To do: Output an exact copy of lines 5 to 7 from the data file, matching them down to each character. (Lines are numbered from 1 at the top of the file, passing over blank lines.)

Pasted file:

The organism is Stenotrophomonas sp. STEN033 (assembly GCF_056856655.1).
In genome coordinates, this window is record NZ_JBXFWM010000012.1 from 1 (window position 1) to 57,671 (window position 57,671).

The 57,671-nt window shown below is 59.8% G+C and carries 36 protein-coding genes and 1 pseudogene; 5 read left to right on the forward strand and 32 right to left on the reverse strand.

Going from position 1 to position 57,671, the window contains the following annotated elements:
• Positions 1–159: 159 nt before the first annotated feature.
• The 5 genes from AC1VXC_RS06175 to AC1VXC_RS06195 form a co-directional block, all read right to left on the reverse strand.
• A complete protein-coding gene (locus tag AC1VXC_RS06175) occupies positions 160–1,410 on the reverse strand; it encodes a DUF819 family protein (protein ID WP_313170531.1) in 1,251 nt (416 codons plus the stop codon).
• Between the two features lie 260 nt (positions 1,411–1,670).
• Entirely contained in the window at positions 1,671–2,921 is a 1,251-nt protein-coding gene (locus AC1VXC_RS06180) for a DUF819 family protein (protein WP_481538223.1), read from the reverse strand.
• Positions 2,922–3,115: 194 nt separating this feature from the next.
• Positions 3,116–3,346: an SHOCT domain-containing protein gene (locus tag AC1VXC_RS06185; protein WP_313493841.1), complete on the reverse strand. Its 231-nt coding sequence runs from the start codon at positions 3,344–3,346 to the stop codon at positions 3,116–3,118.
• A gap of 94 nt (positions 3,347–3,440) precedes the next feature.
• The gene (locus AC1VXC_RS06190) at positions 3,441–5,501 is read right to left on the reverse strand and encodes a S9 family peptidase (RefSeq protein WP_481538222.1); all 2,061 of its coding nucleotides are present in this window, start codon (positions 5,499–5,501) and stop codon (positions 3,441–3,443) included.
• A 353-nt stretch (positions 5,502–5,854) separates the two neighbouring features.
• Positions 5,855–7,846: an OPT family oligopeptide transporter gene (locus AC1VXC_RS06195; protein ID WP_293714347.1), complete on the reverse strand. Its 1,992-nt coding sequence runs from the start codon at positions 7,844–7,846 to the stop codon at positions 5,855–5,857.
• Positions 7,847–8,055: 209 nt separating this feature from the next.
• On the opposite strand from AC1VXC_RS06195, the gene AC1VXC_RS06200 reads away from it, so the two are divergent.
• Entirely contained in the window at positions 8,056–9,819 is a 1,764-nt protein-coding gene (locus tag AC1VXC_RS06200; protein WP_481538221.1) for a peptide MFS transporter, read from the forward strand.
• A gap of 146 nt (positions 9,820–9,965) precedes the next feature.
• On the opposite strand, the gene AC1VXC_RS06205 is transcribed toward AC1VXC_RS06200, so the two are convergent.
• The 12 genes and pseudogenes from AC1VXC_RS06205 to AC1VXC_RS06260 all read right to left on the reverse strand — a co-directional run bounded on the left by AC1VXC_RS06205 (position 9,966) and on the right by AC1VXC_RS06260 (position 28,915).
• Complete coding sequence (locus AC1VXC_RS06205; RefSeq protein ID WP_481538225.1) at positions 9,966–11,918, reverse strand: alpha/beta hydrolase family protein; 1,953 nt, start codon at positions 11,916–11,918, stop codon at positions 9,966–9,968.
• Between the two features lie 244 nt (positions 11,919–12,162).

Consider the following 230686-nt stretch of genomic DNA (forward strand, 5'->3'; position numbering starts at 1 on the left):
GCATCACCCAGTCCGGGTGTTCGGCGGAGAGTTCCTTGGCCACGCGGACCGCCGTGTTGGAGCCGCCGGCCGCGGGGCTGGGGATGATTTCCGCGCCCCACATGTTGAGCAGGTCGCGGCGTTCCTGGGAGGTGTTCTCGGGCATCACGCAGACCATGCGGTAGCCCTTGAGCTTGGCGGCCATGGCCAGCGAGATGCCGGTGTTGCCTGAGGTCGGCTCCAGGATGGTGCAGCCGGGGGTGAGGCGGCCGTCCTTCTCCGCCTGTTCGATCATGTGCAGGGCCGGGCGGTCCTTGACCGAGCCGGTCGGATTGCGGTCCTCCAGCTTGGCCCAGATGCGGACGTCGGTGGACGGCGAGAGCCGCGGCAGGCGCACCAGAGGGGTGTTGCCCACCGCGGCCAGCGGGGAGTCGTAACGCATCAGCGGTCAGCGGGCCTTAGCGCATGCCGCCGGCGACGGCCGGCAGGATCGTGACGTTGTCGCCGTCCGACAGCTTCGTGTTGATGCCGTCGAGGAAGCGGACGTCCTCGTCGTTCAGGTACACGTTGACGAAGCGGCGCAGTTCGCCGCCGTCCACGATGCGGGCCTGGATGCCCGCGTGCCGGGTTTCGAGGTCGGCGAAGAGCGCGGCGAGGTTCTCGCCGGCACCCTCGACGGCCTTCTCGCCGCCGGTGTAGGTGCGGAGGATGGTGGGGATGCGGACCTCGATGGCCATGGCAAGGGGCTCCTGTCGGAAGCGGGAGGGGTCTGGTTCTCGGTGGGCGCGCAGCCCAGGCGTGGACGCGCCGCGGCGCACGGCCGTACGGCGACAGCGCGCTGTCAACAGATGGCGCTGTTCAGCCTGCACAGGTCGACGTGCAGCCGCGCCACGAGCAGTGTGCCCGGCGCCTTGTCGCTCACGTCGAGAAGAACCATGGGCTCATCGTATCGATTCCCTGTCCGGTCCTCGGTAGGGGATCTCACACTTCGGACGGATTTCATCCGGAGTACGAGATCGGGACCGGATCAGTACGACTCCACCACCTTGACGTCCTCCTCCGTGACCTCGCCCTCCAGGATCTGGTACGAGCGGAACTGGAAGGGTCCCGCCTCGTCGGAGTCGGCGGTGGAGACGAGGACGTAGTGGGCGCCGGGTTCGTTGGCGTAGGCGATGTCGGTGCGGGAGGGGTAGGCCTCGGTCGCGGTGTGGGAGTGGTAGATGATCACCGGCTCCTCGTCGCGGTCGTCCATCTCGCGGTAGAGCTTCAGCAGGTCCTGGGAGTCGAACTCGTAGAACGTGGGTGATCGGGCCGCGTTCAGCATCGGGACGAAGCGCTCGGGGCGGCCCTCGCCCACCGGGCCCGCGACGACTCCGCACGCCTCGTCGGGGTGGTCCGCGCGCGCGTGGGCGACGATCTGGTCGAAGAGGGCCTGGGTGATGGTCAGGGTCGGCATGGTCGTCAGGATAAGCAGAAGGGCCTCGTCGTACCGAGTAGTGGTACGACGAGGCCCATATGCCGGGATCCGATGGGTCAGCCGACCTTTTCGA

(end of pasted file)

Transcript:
• Positions 1–159: 159 nt before the first annotated feature.
• The 5 genes from AC1VXC_RS06175 to AC1VXC_RS06195 form a co-directional block, all read right to left on the reverse strand.
• A complete protein-coding gene (locus tag AC1VXC_RS06175) occupies positions 160–1,410 on the reverse strand; it encodes a DUF819 family protein (protein ID WP_313170531.1) in 1,251 nt (416 codons plus the stop codon).